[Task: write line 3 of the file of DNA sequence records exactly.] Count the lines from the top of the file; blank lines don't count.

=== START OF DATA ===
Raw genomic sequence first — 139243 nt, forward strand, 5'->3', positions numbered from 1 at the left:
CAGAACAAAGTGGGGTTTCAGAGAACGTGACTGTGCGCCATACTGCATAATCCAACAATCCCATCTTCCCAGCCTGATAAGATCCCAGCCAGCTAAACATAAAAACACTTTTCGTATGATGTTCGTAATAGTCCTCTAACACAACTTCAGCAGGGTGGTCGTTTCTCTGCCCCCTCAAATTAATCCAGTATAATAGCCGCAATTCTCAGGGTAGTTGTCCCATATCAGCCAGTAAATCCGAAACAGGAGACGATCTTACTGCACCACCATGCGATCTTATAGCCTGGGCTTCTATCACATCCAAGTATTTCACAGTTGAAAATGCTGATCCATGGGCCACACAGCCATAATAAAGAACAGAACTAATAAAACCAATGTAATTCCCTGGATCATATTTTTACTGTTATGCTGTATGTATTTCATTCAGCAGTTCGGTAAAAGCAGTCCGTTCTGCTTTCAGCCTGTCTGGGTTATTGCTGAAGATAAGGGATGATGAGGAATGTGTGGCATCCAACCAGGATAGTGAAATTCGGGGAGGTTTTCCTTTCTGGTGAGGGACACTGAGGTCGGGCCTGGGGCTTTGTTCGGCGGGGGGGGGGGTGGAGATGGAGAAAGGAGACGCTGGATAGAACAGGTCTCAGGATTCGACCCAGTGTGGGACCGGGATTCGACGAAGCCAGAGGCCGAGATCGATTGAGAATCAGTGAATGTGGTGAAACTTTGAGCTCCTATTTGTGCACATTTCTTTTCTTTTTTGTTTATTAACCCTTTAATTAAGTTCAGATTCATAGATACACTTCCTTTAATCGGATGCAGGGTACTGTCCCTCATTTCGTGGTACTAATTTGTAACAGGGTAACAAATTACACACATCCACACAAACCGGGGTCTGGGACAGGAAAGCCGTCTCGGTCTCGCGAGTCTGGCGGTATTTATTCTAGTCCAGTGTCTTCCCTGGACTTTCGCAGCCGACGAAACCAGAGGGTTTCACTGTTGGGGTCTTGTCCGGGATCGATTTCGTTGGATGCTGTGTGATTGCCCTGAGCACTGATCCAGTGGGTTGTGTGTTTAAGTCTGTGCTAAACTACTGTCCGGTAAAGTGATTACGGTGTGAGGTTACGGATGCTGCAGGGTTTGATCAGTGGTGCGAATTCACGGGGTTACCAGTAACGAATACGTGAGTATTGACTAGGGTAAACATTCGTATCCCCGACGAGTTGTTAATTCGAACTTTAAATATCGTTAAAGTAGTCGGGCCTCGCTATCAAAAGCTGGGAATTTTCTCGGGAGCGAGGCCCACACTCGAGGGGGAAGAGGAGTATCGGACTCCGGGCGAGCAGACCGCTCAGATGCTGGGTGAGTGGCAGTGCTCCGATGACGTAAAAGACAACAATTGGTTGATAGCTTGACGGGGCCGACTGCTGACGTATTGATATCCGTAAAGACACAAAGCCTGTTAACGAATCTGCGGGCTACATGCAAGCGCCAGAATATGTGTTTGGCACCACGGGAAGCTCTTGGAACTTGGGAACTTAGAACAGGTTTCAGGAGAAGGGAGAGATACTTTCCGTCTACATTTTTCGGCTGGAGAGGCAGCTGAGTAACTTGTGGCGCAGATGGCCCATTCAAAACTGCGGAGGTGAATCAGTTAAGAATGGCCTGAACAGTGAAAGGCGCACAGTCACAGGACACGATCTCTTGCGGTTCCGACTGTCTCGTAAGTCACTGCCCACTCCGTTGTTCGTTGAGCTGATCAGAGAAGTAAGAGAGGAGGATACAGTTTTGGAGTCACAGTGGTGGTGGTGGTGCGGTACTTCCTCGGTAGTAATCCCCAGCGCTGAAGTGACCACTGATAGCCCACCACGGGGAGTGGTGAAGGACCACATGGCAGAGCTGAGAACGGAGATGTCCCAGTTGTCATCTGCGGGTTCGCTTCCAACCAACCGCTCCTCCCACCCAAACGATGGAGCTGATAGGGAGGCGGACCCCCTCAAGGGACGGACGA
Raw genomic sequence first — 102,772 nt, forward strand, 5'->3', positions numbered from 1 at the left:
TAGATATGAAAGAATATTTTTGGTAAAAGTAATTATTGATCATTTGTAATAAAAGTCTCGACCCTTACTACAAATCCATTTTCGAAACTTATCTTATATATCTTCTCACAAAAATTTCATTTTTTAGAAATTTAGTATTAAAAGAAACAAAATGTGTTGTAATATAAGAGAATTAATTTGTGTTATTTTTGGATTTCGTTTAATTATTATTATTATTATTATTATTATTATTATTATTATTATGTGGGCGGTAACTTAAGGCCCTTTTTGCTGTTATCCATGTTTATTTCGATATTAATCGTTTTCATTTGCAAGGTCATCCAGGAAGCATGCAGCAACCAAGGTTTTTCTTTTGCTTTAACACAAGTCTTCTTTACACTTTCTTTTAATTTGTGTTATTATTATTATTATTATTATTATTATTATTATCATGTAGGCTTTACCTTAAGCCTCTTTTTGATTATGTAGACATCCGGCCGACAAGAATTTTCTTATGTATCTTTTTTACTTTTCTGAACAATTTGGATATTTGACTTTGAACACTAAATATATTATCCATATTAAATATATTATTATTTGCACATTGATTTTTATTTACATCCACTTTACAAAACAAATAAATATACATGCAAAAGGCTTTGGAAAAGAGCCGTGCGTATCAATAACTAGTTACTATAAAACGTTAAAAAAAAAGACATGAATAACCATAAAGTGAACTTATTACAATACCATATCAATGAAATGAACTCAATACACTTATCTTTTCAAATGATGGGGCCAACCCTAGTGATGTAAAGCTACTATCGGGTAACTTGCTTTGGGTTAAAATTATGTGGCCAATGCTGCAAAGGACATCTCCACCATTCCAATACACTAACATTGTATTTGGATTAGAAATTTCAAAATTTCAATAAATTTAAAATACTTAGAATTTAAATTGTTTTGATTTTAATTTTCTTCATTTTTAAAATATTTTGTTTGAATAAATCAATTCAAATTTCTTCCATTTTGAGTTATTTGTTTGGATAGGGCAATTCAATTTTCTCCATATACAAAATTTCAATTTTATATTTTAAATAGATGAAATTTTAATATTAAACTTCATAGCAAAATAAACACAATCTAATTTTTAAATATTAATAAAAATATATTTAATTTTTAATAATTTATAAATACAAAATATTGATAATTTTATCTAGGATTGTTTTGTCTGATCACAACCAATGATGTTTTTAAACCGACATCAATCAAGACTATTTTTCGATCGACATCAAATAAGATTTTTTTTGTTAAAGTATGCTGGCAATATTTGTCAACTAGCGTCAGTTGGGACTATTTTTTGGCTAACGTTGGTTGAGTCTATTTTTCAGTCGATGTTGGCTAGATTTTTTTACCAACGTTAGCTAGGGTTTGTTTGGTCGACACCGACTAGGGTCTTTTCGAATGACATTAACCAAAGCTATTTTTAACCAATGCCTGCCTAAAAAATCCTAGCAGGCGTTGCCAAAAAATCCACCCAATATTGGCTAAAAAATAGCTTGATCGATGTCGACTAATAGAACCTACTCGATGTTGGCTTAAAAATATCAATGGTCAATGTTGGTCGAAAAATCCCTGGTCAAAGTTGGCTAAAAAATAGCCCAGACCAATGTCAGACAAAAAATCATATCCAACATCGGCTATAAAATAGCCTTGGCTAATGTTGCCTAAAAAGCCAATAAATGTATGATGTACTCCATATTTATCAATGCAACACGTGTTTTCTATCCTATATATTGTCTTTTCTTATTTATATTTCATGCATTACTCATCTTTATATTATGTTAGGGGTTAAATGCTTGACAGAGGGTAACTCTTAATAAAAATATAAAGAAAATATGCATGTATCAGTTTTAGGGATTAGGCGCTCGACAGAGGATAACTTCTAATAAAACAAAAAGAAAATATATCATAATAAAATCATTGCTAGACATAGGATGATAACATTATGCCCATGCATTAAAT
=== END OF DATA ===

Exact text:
Raw genomic sequence first — 102,772 nt, forward strand, 5'->3', positions numbered from 1 at the left: